Al enjoys the fact that his public is made up of Swedes and non Swedes as the range of backgrounds add depth to his audience banter. And as Swedes take him to their hearts, they are beginning to realise how lucky we are to have a comedian of his calibre who is proud to call himself a Stockholmer, regardless of what language he performs in.

‘The Al Pitcher Picture Show’ is playing at The Playhouse Teater (Sibyllegatan 29) on 18th and 19th September at 20.00. Tickets are available from Ticnet.se.

Ben Kersley (www.speakup.se) is a writer and performer. He blogs for The Local about being Sweden’s only Swinglish stand up comedian.

The Local (news@thelocal.se)

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Your comments about this article

23:43 September 17, 2009 by jag2009
This once again shows the swedish lingo is going down.
00:38 September 18, 2009 by max79
Going down? Don't think so. Ages ago it was Latin, then French. And yet, the Swedish language is alive and well. Granted, we live in a more globalized world these days. Such things has a tendency to make people wanting to protect and preserve the language, so it could have the complete opposite effect.

And, this is something native English speaking folks cannot understand and never will, we can actually handle two, or even three, language at the same time without any problem.

And in all fairness, English is a mixture of the old Germanic languages to begin with, so it all kind of goes in a big circle.

Btw, I saw Lewis Black a few months ago in Stockholm and it was a great show!
03:58 September 18, 2009 by jag2009

Are you saying that the swedish lingo is not changing? Either way lets face it from a rough number of 9 million who speak it, I don't somehow think it will ever be the lingo, as chinese will be dominant eventually. Even your universities teach largely in english. I think your be misunderstood with the fact that many in england speak just as many lingos. Also think your find the only lingos which matter is English, Spanish and Chinese.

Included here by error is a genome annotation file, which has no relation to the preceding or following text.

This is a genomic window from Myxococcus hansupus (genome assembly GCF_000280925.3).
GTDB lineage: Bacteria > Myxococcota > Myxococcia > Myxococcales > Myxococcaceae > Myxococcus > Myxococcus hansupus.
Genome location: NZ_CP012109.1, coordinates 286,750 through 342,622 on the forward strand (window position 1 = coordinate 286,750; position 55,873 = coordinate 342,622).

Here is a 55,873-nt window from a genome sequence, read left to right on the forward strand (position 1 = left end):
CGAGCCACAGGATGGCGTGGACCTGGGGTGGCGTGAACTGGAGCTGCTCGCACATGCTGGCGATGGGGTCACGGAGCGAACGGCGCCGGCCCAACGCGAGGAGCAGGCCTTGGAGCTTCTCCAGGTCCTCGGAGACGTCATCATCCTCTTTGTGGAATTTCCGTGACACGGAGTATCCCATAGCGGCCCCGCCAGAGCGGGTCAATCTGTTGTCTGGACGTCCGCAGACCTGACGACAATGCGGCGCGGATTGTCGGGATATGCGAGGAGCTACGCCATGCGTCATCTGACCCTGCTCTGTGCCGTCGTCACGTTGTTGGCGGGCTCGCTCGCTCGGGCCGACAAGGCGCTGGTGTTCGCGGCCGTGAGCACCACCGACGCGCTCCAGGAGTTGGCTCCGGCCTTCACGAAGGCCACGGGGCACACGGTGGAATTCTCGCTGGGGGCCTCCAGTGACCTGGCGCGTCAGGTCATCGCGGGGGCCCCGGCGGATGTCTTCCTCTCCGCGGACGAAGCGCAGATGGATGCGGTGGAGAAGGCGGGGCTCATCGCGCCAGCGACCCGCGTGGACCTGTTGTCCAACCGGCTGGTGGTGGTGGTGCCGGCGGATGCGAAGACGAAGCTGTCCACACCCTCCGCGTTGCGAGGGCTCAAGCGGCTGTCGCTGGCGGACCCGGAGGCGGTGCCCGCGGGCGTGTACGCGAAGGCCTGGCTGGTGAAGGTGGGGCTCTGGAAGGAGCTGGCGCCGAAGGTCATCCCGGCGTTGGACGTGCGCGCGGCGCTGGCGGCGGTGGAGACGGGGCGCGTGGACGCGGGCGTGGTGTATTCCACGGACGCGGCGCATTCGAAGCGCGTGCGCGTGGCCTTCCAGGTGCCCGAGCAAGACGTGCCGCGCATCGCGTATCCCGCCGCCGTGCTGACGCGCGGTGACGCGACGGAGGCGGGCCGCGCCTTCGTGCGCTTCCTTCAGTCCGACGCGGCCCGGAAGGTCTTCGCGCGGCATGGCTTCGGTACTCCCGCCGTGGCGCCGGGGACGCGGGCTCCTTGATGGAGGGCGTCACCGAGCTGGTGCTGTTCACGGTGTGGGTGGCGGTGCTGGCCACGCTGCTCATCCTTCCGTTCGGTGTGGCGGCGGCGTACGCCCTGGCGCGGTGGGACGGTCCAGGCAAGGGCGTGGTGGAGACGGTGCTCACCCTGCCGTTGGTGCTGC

Yes english is a germanic lingo just like swedish, german etc etc......Lewis Black yahoooooo his superb!!!!!
14:37 September 18, 2009 by Nic_D
Presumably Ben Kersley is a native English-speaker? In which case...

" this does not phase the Swedish audiences one bit' is somewhat remiss of him... it should read 'this does not faze the Swedish audiences one bit'.
15:12 September 18, 2009 by max79
Sure it changes, so does all languages. I think modern English consists of 30-40% words taken from French, or even more. If we were to travel back in time and try to speak English, or Swedish for that matter, we wouldn't understand much.

I just don't see Swedish disappearing into thin air, which some seems to think. At least not in the near future.

Don't forget that Norwegian and Danish is very similair to Swedish, plus Finland where Swedish is also widely spoken. It would be cool if they all could merge into some kind of Scandinavian language. I love the fact that I can speak Swedish to my Norwegian friends and they in Norwegian, and we understand each other just fine.

Who cares, we'll all be dead soon anyway! :)

Oh yeah, Jeff Dunham was also here a few months back, another great show! :)
15:13 September 22, 2009 by Bigd
Surprised the journalists had not noticed this in the discuss panel and included it in this ere article on the rise of english comedy in clubs!

So, I'll do it on there behalf!

The premiere of Sweden's first all English Comedy Club (which I run) will be at Fagan's Irish Bar in Malmö on sunday, october 11th, 1930 showstart - free entrance. More info is at www.wisecrackers.se - we will be guesting company events and other locations throughout the year!

22:06 September 22, 2009 by louiszezeran
The good English comedy doesnt stop in Lund too, Stockholm is getting its own all English Standup Club coming in the next weeks also

Check out http://www.theliffey.se/laughs/

Laughs At The Liffey!
09:40 September 23, 2009 by judoflares
Ahhhhhhh a pint at the Liffey would sound nice if it wasn't 62kr a pop

anyone know a reasonable priced Irish Bar in town, they'd corner the market?
12:01 October 15, 2009 by SteveSmith
I'm glad to hear that English comedy is doing so well in Sweden. I believe the use of English in any walk of life allows for humour, so to use it specifically in comedy has great potential for laughs.

With a friend, I've recently had a book published about the funny things we all say that are unique to English. It's called 'Beat About The Bush: The Funny Side of Language'.

Have a look at: www.beat-about-the-bush.co.uk

Steve Smith